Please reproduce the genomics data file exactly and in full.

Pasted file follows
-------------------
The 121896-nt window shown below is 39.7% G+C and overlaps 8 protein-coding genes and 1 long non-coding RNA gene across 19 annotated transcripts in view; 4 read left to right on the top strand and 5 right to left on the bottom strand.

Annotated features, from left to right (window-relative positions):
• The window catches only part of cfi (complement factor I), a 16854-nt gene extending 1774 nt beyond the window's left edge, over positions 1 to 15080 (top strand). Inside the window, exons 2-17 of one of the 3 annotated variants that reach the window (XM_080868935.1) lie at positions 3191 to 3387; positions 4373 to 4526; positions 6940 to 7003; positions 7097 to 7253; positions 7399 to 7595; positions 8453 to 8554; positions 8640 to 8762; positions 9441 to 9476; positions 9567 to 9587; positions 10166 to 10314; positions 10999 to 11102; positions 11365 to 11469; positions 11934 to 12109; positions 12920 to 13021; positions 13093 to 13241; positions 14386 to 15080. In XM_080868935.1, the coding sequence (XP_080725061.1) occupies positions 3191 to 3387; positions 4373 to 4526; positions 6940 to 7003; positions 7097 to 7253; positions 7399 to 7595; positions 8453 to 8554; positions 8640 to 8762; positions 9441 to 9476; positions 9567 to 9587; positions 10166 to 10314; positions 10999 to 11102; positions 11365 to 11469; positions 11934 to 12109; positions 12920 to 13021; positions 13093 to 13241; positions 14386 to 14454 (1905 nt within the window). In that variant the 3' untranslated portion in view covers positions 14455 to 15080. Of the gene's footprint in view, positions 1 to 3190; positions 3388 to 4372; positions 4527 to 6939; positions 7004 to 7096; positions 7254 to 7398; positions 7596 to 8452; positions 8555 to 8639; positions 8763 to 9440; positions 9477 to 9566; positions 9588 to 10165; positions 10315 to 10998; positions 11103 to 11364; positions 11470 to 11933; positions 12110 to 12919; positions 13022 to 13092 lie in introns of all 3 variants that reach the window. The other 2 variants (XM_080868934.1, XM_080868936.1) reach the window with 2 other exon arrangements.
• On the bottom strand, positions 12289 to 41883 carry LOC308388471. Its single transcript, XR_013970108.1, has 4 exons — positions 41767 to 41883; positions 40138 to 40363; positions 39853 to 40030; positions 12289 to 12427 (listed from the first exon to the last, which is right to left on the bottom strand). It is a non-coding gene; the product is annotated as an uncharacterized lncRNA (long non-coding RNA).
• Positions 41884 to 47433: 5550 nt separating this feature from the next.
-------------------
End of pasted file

The 121896-nt window shown below is 39.7% G+C and overlaps 8 protein-coding genes and 1 long non-coding RNA gene across 19 annotated transcripts in view; 4 read left to right on the top strand and 5 right to left on the bottom strand.

Annotated features, from left to right (window-relative positions):
• The window catches only part of cfi (complement factor I), a 16854-nt gene extending 1774 nt beyond the window's left edge, over positions 1 to 15080 (top strand). Inside the window, exons 2-17 of one of the 3 annotated variants that reach the window (XM_080868935.1) lie at positions 3191 to 3387; positions 4373 to 4526; positions 6940 to 7003; positions 7097 to 7253; positions 7399 to 7595; positions 8453 to 8554; positions 8640 to 8762; positions 9441 to 9476; positions 9567 to 9587; positions 10166 to 10314; positions 10999 to 11102; positions 11365 to 11469; positions 11934 to 12109; positions 12920 to 13021; positions 13093 to 13241; positions 14386 to 15080. In XM_080868935.1, the coding sequence (XP_080725061.1) occupies positions 3191 to 3387; positions 4373 to 4526; positions 6940 to 7003; positions 7097 to 7253; positions 7399 to 7595; positions 8453 to 8554; positions 8640 to 8762; positions 9441 to 9476; positions 9567 to 9587; positions 10166 to 10314; positions 10999 to 11102; positions 11365 to 11469; positions 11934 to 12109; positions 12920 to 13021; positions 13093 to 13241; positions 14386 to 14454 (1905 nt within the window). In that variant the 3' untranslated portion in view covers positions 14455 to 15080. Of the gene's footprint in view, positions 1 to 3190; positions 3388 to 4372; positions 4527 to 6939; positions 7004 to 7096; positions 7254 to 7398; positions 7596 to 8452; positions 8555 to 8639; positions 8763 to 9440; positions 9477 to 9566; positions 9588 to 10165; positions 10315 to 10998; positions 11103 to 11364; positions 11470 to 11933; positions 12110 to 12919; positions 13022 to 13092 lie in introns of all 3 variants that reach the window. The other 2 variants (XM_080868934.1, XM_080868936.1) reach the window with 2 other exon arrangements.
• On the bottom strand, positions 12289 to 41883 carry LOC308388471. Its single transcript, XR_013970108.1, has 4 exons — positions 41767 to 41883; positions 40138 to 40363; positions 39853 to 40030; positions 12289 to 12427 (listed from the first exon to the last, which is right to left on the bottom strand). It is a non-coding gene; the product is annotated as an uncharacterized lncRNA (long non-coding RNA).
• Positions 41884 to 47433: 5550 nt separating this feature from the next.